In this Thursday, Oct. 18, 2018, photo Luis Ramos works at the Howard McCray's commercial refrigeration manufacturing facility in Philadelphia. The experience Christopher Scott, president of Howard McCray, has had suggests that the impact of the tariffs is still playing out. Though has absorbed the higher costs for now, he hopes to eventually pass some on to his customers. First, though, he wants to see how his larger competitors handle the higher costs. “Little Howard McCray can’t go out and raise prices 10 percent and lose all the market share that we’ve worked so hard to gain,” Scott said.
Katie is a reporter for WITF and hosts PA Post's political podcast State of the State. For two years she has covered the legislature, governor, and a wide range of political issues for public radio stations across Pennsylvania.
The Capitol Bureau Chief Desk is partially funded through generous gifts made in the memory of Tony May through the Anthony J. May Memorial Fund.For more information about Tony May, click here.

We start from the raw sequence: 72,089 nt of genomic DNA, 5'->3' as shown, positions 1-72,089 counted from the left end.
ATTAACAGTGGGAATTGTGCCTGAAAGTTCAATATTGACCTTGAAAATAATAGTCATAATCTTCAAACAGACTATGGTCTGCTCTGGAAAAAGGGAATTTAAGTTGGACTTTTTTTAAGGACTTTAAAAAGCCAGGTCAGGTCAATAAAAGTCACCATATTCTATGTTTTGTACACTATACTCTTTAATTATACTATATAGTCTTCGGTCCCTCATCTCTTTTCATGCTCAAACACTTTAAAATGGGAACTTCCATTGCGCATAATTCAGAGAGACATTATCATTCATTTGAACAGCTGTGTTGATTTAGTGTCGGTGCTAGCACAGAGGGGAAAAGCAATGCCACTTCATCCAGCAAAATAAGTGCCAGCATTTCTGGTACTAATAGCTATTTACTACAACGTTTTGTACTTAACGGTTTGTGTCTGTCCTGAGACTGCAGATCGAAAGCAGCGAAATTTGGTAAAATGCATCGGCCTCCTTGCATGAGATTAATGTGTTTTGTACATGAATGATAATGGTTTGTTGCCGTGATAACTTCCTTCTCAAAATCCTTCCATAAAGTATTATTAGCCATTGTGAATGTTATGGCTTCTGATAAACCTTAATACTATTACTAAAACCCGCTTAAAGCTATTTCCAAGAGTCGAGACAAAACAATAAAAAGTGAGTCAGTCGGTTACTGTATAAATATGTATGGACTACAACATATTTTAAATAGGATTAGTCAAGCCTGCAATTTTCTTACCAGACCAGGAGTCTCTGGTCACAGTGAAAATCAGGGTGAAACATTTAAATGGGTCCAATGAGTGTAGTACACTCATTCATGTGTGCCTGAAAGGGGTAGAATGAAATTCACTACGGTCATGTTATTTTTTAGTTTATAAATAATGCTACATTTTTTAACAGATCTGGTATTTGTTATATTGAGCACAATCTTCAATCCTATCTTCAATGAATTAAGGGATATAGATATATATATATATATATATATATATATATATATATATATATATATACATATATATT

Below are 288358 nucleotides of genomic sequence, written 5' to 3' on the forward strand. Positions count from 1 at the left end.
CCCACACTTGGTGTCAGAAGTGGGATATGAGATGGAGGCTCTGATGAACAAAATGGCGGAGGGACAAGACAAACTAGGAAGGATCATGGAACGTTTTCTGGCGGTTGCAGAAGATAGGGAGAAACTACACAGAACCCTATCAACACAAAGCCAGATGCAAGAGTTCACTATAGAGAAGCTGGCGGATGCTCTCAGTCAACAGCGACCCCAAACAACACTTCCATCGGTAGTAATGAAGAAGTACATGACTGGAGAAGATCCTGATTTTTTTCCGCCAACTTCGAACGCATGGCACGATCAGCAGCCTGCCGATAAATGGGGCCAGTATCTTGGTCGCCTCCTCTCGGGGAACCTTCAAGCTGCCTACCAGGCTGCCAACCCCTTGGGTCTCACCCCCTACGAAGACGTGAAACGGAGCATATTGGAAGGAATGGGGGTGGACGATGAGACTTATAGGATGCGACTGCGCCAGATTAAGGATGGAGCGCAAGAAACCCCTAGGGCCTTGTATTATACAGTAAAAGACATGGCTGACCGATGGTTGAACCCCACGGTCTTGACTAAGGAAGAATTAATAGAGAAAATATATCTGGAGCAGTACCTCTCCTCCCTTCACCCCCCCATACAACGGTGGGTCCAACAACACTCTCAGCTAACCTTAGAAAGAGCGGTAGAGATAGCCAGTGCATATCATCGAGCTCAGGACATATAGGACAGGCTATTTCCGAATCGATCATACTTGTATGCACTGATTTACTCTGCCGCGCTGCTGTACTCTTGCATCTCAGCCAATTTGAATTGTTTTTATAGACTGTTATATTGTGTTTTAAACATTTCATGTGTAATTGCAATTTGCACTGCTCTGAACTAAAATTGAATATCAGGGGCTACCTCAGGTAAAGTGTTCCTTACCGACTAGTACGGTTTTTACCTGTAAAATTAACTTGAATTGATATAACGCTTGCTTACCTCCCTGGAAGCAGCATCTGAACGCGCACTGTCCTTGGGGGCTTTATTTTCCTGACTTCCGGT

(Harrisburg) — Manufacturing jobs in Pennsylvania have been steadily declining since January, as employers have grappled with uncertainty over President Donald Trump’s ongoing trade dispute with China.
The Bureau of Labor Statistics’ latest jobs report shows the pattern is continuing unabated.
In January, the commonwealth employed 569,800 people in the manufacturing sector. Preliminary figures for July—the most recent month available—show that number has shrunk to by 8,400.
Reactions have been mixed.
David Taylor, who heads Pennsylvania’s Manufacturer’s Association, said he supports the president’s tactics—even if jobs are reduced during the tariff war with China.
“We’re in a tumultuous period, there’s no question about that,” he acknowledged.
But Rick Bloomingdale, who heads Pennsylvania’s chapter of the AFL-CIO, said he’s worried there’s no end in sight to the instability.
“What’s the end game? Tariffs are a tool, not a policy,” he said. “There’s no long-term benefit to someone losing their job.”
It’s unclear if the trend means an impending manufacturing recession, but some economists have said one is possible.
Bloomingdale and Taylor both said they think it’s too soon to make concrete predictions.
The downturn comes after a few years of nationwide growth in manufacturing. The Labor Statistics Bureau has noted, while the growth hasn’t stopped, it slowed down this year.